Nonsynaptic localization of the excitatory amino acid transporter 4 in photoreceptors

Leonardo Pignataro*, Ari Sitaramayya, Silvia C. Finnemann, Vijay P. Sarthy

*Corresponding author for this work

Research output: Contribution to journalArticlepeer-review

10 Scopus citations

Abstract

Excitatory amino acid transporters (EAATs) are involved in regulating extracellular glutamate levels at synaptic regions in the CNS. EAAT1, 2, 3, and 5 have been found in the mammalian retina, but the presence of EAAT4 has remained controversial. Recently, we found a high level of EAAT4 mRNA in the human retina, and this observation lead us to examine whether EAAT4 was expressed in the mammalian retina. Immunoblotting studies showed the presence of EAAT4-immunoreactive proteins in human and mouse retinas, corresponding to EAAT4 monomers and dimers. Immunohistochemistry revealed that EAAT4 was localized in rod and cone photoreceptor outer segments in the human retina, and in the outer and inner segments of mouse and ground squirrel retinas. In no case was EAAT4 found in the outer plexiform layer or in any other layer in the retina. EAAT4 expression by photoreceptors was confirmed by immunoblotting a purified rod outer segment preparation, which showed the presence of a 50-kDa EAAT4-immunoreactive protein. In addition, the EAAT4-associated protein, GTRAP41, was found in the human, mouse, and squirrel retinas as well as in the rod outer segment preparation. Further immunocytochemical and co-immunoprecipitation experiments demonstrated that GTRAP41 was colocalized and interacted in vivo with EAAT4. Importantly, glutamate uptake and drug inhibition experiments showed that an EAAT4-like glutamate uptake system is present in the rod outer segments. Finally, we examined whether glutamate signaling mediated by EAAT4 can modulate rod outer segment phagocytosis by the retinal pigment epithelium. Results of the present study show that EAAT4 is present in the outer segments, a nonsynaptic region of photoreceptors, where it might provide a feedback mechanism for sensing extracellular glutamate or serve as an outer barrier to prevent glutamate from escaping from the retina.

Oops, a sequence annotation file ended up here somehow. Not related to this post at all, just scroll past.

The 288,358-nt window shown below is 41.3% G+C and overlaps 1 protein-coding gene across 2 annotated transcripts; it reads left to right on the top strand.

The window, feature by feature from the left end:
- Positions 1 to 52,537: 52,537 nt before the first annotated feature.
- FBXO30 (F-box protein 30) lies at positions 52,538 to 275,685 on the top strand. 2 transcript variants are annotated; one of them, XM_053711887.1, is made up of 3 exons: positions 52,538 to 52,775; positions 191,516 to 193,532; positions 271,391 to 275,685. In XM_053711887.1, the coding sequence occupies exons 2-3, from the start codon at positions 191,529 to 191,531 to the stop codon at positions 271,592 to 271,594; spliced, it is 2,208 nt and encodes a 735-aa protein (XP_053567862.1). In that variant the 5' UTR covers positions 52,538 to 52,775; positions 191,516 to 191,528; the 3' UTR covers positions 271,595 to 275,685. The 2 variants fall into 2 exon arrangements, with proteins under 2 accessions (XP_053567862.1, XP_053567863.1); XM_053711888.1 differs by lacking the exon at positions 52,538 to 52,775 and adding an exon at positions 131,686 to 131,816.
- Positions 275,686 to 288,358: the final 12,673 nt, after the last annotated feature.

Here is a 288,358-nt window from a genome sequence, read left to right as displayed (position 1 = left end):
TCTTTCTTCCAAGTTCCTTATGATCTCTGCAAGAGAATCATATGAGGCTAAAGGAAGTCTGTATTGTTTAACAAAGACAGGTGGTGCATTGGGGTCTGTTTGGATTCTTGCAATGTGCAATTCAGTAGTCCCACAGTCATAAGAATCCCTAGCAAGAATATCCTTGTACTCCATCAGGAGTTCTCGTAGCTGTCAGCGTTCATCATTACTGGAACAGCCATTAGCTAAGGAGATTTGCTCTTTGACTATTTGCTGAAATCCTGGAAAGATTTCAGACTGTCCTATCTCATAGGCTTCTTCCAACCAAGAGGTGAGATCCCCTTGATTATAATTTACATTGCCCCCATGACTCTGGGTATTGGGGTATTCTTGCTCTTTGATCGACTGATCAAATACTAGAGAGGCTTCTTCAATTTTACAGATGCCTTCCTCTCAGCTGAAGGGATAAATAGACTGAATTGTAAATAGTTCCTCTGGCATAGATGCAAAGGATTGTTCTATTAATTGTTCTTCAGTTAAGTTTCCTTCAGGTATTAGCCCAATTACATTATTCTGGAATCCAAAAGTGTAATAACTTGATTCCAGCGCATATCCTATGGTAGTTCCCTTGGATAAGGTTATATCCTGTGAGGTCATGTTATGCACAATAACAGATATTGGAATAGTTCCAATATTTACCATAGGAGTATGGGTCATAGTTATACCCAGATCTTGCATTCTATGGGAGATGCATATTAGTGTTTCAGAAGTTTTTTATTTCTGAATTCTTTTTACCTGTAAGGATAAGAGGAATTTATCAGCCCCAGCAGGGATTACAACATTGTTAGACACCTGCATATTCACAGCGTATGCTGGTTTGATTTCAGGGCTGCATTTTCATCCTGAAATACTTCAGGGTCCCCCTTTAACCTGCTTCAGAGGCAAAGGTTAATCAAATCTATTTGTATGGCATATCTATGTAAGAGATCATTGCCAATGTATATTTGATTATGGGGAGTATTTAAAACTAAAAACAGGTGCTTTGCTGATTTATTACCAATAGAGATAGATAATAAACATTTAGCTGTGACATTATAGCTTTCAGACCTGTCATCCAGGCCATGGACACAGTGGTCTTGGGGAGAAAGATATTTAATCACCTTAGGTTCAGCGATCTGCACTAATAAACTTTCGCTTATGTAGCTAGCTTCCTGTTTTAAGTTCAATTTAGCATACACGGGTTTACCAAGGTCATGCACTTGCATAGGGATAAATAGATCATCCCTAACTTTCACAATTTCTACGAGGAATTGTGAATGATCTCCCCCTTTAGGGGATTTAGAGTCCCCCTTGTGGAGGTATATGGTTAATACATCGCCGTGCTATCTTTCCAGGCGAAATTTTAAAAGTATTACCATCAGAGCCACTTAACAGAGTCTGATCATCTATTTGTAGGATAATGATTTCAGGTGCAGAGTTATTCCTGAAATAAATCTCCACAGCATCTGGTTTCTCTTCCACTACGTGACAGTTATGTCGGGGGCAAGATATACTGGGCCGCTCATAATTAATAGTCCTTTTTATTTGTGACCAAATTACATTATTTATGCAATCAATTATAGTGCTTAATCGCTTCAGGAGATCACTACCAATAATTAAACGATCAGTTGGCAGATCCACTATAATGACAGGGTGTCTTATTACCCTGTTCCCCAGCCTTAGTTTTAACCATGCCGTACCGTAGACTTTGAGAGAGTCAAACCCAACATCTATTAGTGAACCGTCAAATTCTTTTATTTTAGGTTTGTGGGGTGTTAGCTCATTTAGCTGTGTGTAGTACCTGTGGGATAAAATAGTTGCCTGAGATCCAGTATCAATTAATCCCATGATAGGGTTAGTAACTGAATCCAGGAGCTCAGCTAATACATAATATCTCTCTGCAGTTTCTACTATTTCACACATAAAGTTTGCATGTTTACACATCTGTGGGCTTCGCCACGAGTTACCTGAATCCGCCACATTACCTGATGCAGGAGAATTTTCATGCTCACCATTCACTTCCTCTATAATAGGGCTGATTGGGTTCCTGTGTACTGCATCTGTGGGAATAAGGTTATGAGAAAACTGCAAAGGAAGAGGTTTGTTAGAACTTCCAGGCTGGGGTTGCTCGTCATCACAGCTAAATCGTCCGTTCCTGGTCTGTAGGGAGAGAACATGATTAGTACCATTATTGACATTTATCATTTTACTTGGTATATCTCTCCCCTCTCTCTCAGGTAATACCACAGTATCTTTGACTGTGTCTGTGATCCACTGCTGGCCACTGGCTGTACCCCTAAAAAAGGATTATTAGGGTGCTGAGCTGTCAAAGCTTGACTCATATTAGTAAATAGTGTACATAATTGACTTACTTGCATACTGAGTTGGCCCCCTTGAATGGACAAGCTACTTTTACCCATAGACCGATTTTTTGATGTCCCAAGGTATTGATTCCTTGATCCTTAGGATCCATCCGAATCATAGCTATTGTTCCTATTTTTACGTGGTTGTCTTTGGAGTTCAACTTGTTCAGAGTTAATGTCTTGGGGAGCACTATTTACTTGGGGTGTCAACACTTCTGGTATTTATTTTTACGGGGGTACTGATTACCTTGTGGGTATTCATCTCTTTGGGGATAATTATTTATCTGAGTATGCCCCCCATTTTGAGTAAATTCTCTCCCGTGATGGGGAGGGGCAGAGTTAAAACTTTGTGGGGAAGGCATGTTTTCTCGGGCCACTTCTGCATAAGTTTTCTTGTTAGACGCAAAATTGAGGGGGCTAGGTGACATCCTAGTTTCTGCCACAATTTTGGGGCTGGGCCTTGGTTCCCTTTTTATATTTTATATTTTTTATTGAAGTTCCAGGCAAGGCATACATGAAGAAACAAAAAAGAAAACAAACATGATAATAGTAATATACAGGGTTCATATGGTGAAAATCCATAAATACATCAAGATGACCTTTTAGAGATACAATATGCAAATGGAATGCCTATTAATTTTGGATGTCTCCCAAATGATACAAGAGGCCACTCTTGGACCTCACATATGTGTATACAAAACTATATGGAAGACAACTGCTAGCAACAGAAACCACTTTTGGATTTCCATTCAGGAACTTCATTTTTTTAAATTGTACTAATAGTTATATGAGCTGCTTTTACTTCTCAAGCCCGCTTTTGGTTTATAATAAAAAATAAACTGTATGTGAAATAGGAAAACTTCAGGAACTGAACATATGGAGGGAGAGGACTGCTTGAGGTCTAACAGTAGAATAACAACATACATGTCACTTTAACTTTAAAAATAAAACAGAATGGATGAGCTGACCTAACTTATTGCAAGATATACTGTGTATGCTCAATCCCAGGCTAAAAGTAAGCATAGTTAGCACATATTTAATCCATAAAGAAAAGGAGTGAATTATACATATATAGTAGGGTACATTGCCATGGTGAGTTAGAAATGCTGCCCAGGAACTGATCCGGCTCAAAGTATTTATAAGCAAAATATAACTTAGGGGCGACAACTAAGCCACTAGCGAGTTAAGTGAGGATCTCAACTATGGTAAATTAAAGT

Original languageEnglish (US)
Pages (from-to)440-451
Number of pages12
JournalMolecular and Cellular Neuroscience
Volume28
Issue number3
DOIs
StatePublished - Mar 2005

ASJC Scopus subject areas

  • Molecular Biology
  • Cellular and Molecular Neuroscience
  • Cell Biology

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